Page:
Investment sentiment is stable with CBD hotels, office and retail properties in the highest quartile of demand for the first quarter of calendar 2016, but accessing credit is becoming harder for property developers, with debt and equity funding conditions remaining tough according to the NAB quarterly Australian Commercial Property Survey.
NAB chief economist Alan Oster told The Sydney Morning Herald more developers said their debt and equity funding situation had worsened over the quarter, while the average pre-commitment requirement to get projects up and running rose for the fourth straight quarter to 54 per cent.
“Property professionals in the CBD hotels sector are also the most confident in the next year, followed by office and retail. However, confidence levels are broadly similar across all market sector participants in two years’ time," Mr. Oster said.
SMH reported that Cushman and Wakefield said land claimed by infrastructure projects and residential development is pointing to eight per cent forecasted rent rises.
The survey said developers are looking to enter the market in the near term – around 50% plan to start new works in the next six months, down from 52% in Q4 and 58% a year ago.
“Significantly, for developers intending to start new projects, a survey low 38% indicated they were targeting residential developments, down from 54% in Q4, presumably reflecting the over build in apartment markets,” said Mr Oster.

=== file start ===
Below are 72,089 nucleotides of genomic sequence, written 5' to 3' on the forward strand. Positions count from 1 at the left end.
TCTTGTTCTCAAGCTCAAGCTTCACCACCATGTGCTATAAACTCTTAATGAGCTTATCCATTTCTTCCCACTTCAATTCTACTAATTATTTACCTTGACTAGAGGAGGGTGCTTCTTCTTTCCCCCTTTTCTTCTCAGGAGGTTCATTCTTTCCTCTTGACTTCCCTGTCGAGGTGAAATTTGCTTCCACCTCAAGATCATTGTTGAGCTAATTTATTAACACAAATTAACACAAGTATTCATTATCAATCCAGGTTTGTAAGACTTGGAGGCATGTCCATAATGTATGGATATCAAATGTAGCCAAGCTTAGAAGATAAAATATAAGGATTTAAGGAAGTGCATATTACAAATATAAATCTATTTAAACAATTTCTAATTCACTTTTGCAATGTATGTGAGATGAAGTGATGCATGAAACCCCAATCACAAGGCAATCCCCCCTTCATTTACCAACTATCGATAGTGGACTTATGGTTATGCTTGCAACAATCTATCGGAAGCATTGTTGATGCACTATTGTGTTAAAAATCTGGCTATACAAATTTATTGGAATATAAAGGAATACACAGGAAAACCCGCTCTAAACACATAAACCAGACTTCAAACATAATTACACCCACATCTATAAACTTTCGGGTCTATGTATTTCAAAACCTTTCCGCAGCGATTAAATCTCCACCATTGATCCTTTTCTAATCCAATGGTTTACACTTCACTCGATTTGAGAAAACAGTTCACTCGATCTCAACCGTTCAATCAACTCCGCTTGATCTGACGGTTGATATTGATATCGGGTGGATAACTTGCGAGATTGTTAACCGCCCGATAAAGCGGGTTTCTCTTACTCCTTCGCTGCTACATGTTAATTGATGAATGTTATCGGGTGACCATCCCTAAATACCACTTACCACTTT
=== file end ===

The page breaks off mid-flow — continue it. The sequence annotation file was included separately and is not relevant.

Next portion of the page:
The survey also shows that funding issues may have had an adverse impact on their development plans.
The survey found residential construction firms recorded a notable decline in confidence amid Reserve Bank warnings about the unprecedented levels of new apartment supply entering the market.
According to the NAB, sentiment improved in most states, led by NSW, but remained strongest in Victoria. Sentiment improved in Queensland and SA/NT, but fell to a new survey low in WA.
NAB notes the expectations for residential housing price growth over the next year were broadly unchanged, although there were notable differences across all states and territories.
Expectations for price growth improved most in Victoria (1.7%) and are now highest in the country.
They also improved in SA/NT, but remain weak (-0.1%). Expectations weakened a little in Queensland (1.2%) and were also revised down in NSW (-0.2%) and WA (1%), said the NAB.
Looking further ahead, respondents indicated that house prices were likely to grow in most states in 2 years time, led by modest gains in Victoria and Queensland (1.4%).
Recipients to the NAB survey say in leasing markets, office rents are expected to grow 1.1 per cent and 1.5 per cent, nationally in the next one to two years, led by solid returns in NSW and to a lesser extent Victoria.
270 panelists participated in the March quarter survey and considered views from real estate agents, developers, fund managers and housing owners and investors.